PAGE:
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Aspirin in Pregnancy, Is it Safe?

Since the 1980's asprin has been considered a safe option for women at high risk of pre-eclmapsia. ACOG has made it a standard of care to treat any pregnant woman who has a higher risk for pre-eclampsia with a low dose aspirin in pregnancy starting at the beginning of pregnancy. This nation wide initiative has encouraged many women to consider the use of asprin in pregnancy, but what are the risks?

What is Pre-Eclampsia and how is it caused?

Preeclampsia is a serious illness that results with high blood pressure, high levels of protien in their urine, and other organ invovlement. Preeclampsia usually develops after the 20th week of pregnancy. Preeclampsia is a condition unique to pregnancy that complicates between 5% and 8% of all births in the United States. It’s also the cause of about 15% of preterm deliveries (delivery before 37 weeks of pregnancy) in the U.S.

There are many thoughts as to what causes pre-eclampsia, but there is no set reason at this time. Theory suggest it is narrowing of the vessles in the placenta, it could be a reaction to sperm, or that it could be abnormal growth of the placenta.




Who is at risk for Pre-Eclampsia?

Women who are at higher risk for developing pre-ecampsia may also have other co-factors such as:

  • Women who have chronic high blood pressure or kidney disease before pregnancy

  • Women with high blood pressure or preeclampsia in an earlier pregnancy

  • Women who are obese

  • Women older than 40

  • Multiple gestation (being pregnant with more than one baby)

  • Women of African American ethnicity

  • Family history of preeclampsia

  • Women who suffer from frequent migraines

  • Women with diabetes

  • Women who have rhumatoid arthritis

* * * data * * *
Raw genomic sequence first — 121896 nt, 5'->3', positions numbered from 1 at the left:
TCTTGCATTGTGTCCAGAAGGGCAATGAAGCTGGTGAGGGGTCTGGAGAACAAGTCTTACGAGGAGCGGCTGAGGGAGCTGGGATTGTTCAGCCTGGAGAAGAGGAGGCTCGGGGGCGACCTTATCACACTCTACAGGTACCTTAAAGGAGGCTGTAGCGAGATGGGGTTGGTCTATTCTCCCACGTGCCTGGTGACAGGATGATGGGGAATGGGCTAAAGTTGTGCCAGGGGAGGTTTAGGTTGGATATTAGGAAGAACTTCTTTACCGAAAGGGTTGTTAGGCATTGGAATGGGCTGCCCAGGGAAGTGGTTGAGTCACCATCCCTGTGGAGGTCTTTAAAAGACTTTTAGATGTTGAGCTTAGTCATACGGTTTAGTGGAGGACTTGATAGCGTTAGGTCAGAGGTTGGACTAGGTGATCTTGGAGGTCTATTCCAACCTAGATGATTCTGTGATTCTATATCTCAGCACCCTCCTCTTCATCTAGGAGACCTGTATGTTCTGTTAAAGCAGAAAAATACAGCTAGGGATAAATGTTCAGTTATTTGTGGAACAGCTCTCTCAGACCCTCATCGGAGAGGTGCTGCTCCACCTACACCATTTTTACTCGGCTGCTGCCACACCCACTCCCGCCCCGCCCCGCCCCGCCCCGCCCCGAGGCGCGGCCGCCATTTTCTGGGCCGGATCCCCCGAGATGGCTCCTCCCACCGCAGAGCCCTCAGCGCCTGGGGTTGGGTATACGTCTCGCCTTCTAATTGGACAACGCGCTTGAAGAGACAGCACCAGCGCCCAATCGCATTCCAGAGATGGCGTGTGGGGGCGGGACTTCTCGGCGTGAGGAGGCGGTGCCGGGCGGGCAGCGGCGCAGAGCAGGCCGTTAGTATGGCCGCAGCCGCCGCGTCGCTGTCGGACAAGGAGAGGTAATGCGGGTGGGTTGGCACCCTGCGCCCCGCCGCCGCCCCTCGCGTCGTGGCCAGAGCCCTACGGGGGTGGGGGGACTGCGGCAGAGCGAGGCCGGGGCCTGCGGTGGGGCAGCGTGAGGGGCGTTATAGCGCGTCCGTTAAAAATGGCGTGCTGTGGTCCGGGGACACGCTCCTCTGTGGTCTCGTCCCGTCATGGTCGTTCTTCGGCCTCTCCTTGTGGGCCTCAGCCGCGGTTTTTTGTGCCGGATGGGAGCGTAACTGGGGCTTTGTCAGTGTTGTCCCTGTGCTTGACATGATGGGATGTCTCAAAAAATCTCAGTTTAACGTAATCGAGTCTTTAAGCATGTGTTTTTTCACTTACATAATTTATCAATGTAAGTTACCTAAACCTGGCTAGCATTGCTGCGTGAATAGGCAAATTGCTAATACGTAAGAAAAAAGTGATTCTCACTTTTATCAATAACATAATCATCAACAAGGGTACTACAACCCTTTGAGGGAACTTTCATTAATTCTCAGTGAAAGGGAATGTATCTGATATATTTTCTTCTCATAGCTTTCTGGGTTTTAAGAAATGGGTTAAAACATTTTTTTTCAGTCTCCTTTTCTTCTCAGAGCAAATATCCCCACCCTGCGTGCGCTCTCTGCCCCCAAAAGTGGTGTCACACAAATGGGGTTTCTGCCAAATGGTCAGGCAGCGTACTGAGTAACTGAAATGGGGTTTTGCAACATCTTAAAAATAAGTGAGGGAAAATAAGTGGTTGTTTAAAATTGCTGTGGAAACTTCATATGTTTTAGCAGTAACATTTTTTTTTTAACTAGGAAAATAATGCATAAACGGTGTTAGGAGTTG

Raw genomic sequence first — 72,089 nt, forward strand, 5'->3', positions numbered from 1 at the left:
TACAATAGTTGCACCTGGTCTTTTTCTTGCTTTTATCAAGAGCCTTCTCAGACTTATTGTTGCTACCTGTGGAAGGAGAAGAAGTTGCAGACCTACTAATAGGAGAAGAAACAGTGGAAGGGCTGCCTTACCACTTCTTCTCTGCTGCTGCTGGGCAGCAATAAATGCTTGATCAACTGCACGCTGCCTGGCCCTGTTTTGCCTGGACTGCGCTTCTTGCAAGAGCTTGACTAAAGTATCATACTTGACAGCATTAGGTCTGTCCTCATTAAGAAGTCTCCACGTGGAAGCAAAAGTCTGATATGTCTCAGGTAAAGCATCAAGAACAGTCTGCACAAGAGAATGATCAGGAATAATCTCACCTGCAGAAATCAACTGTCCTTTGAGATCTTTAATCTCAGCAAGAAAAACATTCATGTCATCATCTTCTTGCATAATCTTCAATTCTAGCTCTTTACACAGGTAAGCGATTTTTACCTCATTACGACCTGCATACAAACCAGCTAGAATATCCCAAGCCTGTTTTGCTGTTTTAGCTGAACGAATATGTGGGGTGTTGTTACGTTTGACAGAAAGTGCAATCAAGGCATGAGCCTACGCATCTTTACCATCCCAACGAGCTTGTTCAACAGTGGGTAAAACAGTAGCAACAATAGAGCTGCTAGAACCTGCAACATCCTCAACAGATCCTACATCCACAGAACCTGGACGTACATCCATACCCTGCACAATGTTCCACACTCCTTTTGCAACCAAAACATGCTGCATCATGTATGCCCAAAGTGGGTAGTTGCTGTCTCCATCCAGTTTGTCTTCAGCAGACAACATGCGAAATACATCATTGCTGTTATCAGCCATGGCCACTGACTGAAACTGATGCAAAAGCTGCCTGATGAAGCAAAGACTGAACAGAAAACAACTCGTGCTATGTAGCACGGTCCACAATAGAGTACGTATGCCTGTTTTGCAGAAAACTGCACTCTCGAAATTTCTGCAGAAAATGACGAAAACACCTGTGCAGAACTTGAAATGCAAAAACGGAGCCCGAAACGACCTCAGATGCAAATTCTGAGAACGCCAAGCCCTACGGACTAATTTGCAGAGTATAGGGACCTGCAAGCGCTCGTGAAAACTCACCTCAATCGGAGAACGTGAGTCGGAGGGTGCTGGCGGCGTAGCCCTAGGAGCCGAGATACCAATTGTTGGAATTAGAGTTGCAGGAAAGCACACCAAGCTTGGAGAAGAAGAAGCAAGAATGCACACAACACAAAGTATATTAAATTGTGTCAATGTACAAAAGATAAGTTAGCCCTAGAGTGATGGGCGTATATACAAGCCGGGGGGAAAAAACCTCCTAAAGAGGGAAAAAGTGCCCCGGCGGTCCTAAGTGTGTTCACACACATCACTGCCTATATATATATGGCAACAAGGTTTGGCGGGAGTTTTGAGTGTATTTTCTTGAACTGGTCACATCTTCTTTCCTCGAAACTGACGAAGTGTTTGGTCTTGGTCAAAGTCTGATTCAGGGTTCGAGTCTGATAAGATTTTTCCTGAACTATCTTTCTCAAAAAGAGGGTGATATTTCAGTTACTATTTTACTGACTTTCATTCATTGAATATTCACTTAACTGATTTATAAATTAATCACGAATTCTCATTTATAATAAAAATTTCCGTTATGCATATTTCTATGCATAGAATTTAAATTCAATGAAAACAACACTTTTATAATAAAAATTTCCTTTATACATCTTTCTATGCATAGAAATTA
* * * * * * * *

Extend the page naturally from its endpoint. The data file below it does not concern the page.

• Women who have lupus

  • Women who have scleroderma

  • Women diagnosed with polycystic ovarian syndrome

  • Women who have sickle cell disease


Why is Aspirin recommended?

According to ACOG using a low does aspirin in the first trimester and throughout pregnancy has prevented or delayed the onset of pre-eclampsia. ACOG states that low dose asprin is safe and reduces maternal and fetal complications in high risk women.


Is Aspirin really safe in pregnancy?

Despite ACOG's recommendation, there has been much research that has produced other potential concerns with the use of aspirin. For women, aspirin in the first trimester may lead to pregnancy loss, provided too close to delviery can increase the risk of postpartum hemorrohage. Hemorrohage is the number one compication of labor. Hemorrhage accounts for the highest mortality and morbidity rate for women.


Studies found that use of aspirin in the first trimester of pregnancy was associated with a statistically significant increased risk of overall congenital malformation. The increased the risk of congenital malformation include:

ventricular and atrial septal defects, endocardial cushion defects orofacial clefts, pulmonary hypertension of the newborn, gastroschisis, cardiac malformation, aortic stenosis, coarctation, hypoplastic left ventricle, transposition of the great arteries. conotruncal defects, neural tube defect;,cleft lip with or without cleft palate, and posterior cleft palate

Aspirin may also cause kidney damage, lower levels of amniotic fluid, and bleeding in the brain in preterm infants.

Are there alternatives to Aspirin?

Always speak with your health provider concerning any medication or condition.


Yes! There is an alternative to aspirin. Studies show that a 15% increase of omega-3 and omega-6 fatty acids are associated with a 46% reduction in risk of pre-eclampsia. This is over a 300% improvement relative to aspirin. Additonally, studies confirmed that the consumption of fish oil in pregnancy can increase birth weight and reduce the risk of preterm delivery.







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